Meaningful brand activism is no longer a nice-to-have, it is a must-have. The Year That Shall Not Be Named set this in stone as some brands were celebrated for making a difference while others floundered. One of the most pivotal events was the tragic death of George Floyd, a cataclysmic event that prompted weeks of protests and civil unrest across the United States. It started a long overdue conversation about police brutality and racial injustice around the world, including in Australia. It sparked discussions around dinner tables, on the floor of parliament, and in office lunchrooms. 2020 marked the end of staying silent. No comment

Over the past decade, the way we communicate has changed to adapt to the advancements of technology and the digital era.   Previously, stakeholder practitioners relied on traditional methods of hard copy collateral and face-to-face meetings; however, with the introduction of digital methods, practitioners are encouraged to consider innovation in their engagement.   Timeliness  A digital approach to stakeholder engagement opens the opportunity of multi-channel and cross-channel methods. With artificial intelligence (AI) systems, stakeholders' digital interactions and activities can be tracked to determine stakeholder's preferences and predictive behaviours.   The analytics provided by AI can assist in personalising concise communications aligned to the individual and grouped stakeholder.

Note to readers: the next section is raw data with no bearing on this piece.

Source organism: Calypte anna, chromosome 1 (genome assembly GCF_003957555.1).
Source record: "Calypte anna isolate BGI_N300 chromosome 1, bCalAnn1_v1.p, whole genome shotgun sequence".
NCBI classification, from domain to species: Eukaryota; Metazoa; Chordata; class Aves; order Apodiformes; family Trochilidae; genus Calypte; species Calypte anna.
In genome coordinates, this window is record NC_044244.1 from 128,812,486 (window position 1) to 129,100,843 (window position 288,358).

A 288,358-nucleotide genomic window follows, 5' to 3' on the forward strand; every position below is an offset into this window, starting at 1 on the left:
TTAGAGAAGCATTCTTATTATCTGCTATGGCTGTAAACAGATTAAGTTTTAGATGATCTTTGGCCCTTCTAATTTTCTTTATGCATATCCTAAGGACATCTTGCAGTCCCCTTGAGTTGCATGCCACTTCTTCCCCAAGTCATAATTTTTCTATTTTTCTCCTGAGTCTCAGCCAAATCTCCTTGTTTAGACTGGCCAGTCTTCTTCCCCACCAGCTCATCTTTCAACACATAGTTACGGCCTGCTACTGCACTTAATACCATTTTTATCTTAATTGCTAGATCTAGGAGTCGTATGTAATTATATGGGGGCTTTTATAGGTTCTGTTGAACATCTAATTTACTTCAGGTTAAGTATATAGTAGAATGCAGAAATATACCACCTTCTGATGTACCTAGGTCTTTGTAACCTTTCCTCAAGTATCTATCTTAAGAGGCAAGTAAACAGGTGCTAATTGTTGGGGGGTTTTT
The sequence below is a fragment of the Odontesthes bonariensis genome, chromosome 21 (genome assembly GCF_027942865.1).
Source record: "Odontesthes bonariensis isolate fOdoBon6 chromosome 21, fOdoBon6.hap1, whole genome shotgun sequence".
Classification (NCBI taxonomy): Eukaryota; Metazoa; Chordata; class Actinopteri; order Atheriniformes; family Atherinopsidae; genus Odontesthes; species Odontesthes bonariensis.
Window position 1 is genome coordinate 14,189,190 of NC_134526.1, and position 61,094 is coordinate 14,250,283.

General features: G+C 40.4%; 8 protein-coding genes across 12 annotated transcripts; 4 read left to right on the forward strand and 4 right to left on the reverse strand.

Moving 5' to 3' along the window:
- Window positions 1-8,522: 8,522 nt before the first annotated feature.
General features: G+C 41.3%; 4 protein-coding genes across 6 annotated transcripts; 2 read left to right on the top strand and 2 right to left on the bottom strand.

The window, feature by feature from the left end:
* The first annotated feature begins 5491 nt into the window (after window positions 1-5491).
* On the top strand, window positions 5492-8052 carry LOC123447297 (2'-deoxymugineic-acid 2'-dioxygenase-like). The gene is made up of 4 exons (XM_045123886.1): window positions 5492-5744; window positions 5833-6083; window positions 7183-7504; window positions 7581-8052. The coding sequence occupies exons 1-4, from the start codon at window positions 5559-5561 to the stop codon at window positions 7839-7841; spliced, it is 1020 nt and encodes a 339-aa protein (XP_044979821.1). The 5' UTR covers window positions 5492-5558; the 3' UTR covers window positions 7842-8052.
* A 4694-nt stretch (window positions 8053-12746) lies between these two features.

There’s nothing like a social media slam to give business leaders a wake-up.   It might be a cranky customer who has hopped on Facebook in the wee hours, adding angry-face emojis to their diatribe.   It might be criticism of your staff on Twitter by an upset ‘egg’ with three followers and a disdain for punctuation.   Something about the immediacy and human face of social media means that comment, and the scattered retweets or likes that follow, can cut to the heart of a business.   But while social media monitoring is vital, if you are not also watching traditional media sources, you are seeing only a small part of the picture.   Traditional media like newspapers, magazines, online

1 in 6  Australians have a disability. The figure, from the Australian Institute of Health and Welfare, means that approximately 4.4 million Aussies, or 18% of the population, benefit from accessible design and thinking. One area that is often overlooked is the accessibility of digital platforms, including websites. For people with auditory, cognitive, neurological, physical or visual needs, a badly designed website can be a real barrier to engaging with the world. To assist people with disabilities navigate websites, technologies such as screen readers to vocalise the text on each page are used, as well as speech recognition software that converts speech into text. This means

Cannings Purple have been announced a winner in the Asia-Pacific SABRE Awards for the work we’ve done with Hyzon Motors, a global supplier of hydrogen-fuel- cell-powered commercial vehicles.  Established by leading international public relations expert, Paul Holmes, the Asia-Pacific SABRE Awards recognise superior achievement in brand, reputation and engagement. The award judges said they would be recognising bold, creative and brave communications, things which have been the hallmark of our work with Hyzon Motors. In August 2020, Hyzon Motors hired Cannings Purple in anticipation of speeding up the deployment of its vehicles around the world and preparing for a major transformation – a listing on the NASDAQ.  Cannings Purple built the Hyzon Motors story and brand, helping commercialise almost two decades of hydrogen technology development